Cities and Counties are using Urban Renewal money to fund government development, which takes money from schools, hospitals, fire departments, and college's. The following are links to 4 stories of Urban Renewal gone bad.
Ten years ago, Keizer Station was supposed to put this small city on the map, drawing shoppers and their money to the area.
Now, it’s a symbol of what can go wrong when politicians, at the urging of well-connected developers, gamble with taxpayer
When developer Chuck Sides pitched the project to the city, Keizer City Council minutes show, he described industrial, retail and sports recreation complexes on the land. Sides talked of a library, a train station and an aquatic center. And he promised between 2,800 and 3,000 new jobs and $500,000 per year in new property taxes within 10 years.
About the Project
Public agencies often use tax-based resources to partner with private developers. Those deals can help transform blighted areas, but they also can become costly projects with dubious results. In a two-day series, the Statesman Journal explores local examples of how public-private partnerships have worked.
Special Report: Public Money, Private Gains
Pringle LLC, a company owned by Chuck Sides, is Marion County’s biggest property-tax deadbeat, with more than a quarter of a million dollars in past-due taxes. In total, companies associated with the Salem developer owe Marion County about $510,000 in delinquent property taxes. That’s money that is supposed to go to county services such as parks, police and public works, as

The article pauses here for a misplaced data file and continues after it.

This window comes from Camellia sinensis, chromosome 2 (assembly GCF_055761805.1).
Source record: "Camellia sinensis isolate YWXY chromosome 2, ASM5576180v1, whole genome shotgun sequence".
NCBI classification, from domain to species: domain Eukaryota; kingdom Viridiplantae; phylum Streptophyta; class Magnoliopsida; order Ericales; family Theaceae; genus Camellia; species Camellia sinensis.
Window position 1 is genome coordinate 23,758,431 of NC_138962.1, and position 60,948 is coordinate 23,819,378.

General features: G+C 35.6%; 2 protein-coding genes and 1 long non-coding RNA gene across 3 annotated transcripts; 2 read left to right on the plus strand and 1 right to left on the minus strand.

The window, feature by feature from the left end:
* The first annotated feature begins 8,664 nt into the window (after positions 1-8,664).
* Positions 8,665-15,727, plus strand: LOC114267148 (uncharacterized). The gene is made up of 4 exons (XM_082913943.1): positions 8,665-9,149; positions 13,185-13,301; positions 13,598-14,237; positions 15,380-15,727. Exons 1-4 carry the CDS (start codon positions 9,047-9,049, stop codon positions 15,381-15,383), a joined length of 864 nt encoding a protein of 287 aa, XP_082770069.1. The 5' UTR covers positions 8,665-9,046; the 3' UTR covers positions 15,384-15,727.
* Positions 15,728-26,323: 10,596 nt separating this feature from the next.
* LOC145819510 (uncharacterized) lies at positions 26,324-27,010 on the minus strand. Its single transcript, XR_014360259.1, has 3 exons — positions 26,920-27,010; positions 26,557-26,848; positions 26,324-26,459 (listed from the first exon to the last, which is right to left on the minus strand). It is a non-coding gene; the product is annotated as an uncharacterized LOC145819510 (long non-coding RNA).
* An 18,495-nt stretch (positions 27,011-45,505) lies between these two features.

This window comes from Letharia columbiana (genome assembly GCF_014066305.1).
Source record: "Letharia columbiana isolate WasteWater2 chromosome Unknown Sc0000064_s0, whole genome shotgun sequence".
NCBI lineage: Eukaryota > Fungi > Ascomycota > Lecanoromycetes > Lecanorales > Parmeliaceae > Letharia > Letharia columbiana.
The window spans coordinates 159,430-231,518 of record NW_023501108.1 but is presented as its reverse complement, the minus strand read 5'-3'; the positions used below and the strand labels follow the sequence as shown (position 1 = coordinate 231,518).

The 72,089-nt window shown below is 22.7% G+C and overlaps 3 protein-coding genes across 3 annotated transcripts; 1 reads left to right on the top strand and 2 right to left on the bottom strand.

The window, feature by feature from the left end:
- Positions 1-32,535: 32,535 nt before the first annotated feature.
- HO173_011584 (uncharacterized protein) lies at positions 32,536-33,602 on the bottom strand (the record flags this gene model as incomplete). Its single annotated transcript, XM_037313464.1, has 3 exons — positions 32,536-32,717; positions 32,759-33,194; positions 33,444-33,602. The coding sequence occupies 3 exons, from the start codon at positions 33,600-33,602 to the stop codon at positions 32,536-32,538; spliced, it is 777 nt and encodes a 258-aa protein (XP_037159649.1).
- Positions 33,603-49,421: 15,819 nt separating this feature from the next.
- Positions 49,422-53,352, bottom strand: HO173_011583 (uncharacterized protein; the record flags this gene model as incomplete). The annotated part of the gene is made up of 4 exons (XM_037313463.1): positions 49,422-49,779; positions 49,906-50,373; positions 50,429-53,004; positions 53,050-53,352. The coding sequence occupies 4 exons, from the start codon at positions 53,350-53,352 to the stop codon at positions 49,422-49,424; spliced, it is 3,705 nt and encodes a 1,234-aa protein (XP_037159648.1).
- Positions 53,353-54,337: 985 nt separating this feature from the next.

well as other taxing districts such as cities, fire departments and mass transit districts.
An urban renewal district to fund infrastructure improvements in the Foothills area is a go after the Lake Oswego City Council voted Tuesday night to approve it.
The 4-3 vote to create the renewal district came at the council’s last meeting of the year, just weeks before a new council -- one with a majority of councilors who oppose urban renewal -- will take over.
The New York Times figures $865 million a year in tax waivers, credits and loans
Oregon awards businesses at least $865 million a year in tax breaks and other incentives, according to an interactive search tool created by The New York Times.
That amounts to $226 per Oregonian, or 12 cents of each dollar in the state budget, according to the database. (There is no nationwide accounting of business incentives in the United States, so The New York Times said it compiled a database over the span of 10 months.)